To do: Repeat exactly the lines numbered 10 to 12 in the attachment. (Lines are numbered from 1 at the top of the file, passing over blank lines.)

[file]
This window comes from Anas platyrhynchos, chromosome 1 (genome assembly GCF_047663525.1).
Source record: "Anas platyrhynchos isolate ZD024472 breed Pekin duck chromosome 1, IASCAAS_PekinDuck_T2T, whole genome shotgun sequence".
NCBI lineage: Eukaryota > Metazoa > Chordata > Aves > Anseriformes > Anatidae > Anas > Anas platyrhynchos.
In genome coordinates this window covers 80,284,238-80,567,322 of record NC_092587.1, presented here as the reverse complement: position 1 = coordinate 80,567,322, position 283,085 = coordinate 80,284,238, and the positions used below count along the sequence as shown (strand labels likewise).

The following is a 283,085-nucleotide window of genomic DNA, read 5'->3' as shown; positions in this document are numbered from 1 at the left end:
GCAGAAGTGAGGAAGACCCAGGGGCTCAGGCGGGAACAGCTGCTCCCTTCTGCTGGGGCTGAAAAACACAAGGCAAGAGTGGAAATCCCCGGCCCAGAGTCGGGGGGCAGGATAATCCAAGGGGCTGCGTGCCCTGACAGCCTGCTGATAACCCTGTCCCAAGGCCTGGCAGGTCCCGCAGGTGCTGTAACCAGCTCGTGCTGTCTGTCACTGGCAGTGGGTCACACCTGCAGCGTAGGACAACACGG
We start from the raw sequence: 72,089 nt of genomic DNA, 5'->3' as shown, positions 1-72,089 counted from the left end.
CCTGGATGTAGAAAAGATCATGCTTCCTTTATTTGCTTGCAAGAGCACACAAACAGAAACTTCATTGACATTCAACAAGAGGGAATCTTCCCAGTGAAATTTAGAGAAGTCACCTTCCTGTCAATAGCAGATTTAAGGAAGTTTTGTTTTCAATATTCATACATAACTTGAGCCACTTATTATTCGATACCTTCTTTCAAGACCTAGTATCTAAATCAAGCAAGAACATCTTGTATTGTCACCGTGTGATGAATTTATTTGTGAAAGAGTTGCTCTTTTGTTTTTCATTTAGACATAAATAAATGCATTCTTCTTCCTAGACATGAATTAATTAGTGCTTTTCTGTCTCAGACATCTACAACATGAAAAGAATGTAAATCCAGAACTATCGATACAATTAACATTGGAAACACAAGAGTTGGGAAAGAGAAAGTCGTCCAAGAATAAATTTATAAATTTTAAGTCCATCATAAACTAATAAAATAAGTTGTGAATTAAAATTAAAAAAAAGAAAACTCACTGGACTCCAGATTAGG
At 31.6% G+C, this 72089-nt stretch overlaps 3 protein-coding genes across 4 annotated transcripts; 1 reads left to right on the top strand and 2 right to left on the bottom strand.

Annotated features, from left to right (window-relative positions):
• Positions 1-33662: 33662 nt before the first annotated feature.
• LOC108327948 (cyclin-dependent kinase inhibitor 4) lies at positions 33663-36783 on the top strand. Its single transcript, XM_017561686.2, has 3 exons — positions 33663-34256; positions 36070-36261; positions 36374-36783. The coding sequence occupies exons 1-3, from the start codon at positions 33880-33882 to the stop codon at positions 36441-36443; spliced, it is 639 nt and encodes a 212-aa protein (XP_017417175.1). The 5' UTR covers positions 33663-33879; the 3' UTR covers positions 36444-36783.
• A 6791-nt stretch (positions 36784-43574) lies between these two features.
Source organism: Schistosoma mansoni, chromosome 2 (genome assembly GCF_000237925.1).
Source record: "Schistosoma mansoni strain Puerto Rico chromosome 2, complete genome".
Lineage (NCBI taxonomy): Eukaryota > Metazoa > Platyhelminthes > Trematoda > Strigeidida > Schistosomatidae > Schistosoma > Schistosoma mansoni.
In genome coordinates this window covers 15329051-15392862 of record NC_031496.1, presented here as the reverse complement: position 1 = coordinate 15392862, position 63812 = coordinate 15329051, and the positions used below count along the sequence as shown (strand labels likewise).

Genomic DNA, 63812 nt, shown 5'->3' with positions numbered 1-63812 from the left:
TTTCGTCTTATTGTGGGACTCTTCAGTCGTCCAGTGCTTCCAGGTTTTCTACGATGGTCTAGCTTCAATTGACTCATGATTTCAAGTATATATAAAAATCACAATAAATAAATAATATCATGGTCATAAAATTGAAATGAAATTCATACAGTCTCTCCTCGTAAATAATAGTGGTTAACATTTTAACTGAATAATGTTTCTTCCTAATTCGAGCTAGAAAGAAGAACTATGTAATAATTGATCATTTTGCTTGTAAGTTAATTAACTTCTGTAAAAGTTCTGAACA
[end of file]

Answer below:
Annotated features, from left to right (window-relative positions):
• Positions 1-33662: 33662 nt before the first annotated feature.
• LOC108327948 (cyclin-dependent kinase inhibitor 4) lies at positions 33663-36783 on the top strand. Its single transcript, XM_017561686.2, has 3 exons — positions 33663-34256; positions 36070-36261; positions 36374-36783. The coding sequence occupies exons 1-3, from the start codon at positions 33880-33882 to the stop codon at positions 36441-36443; spliced, it is 639 nt and encodes a 212-aa protein (XP_017417175.1). The 5' UTR covers positions 33663-33879; the 3' UTR covers positions 36444-36783.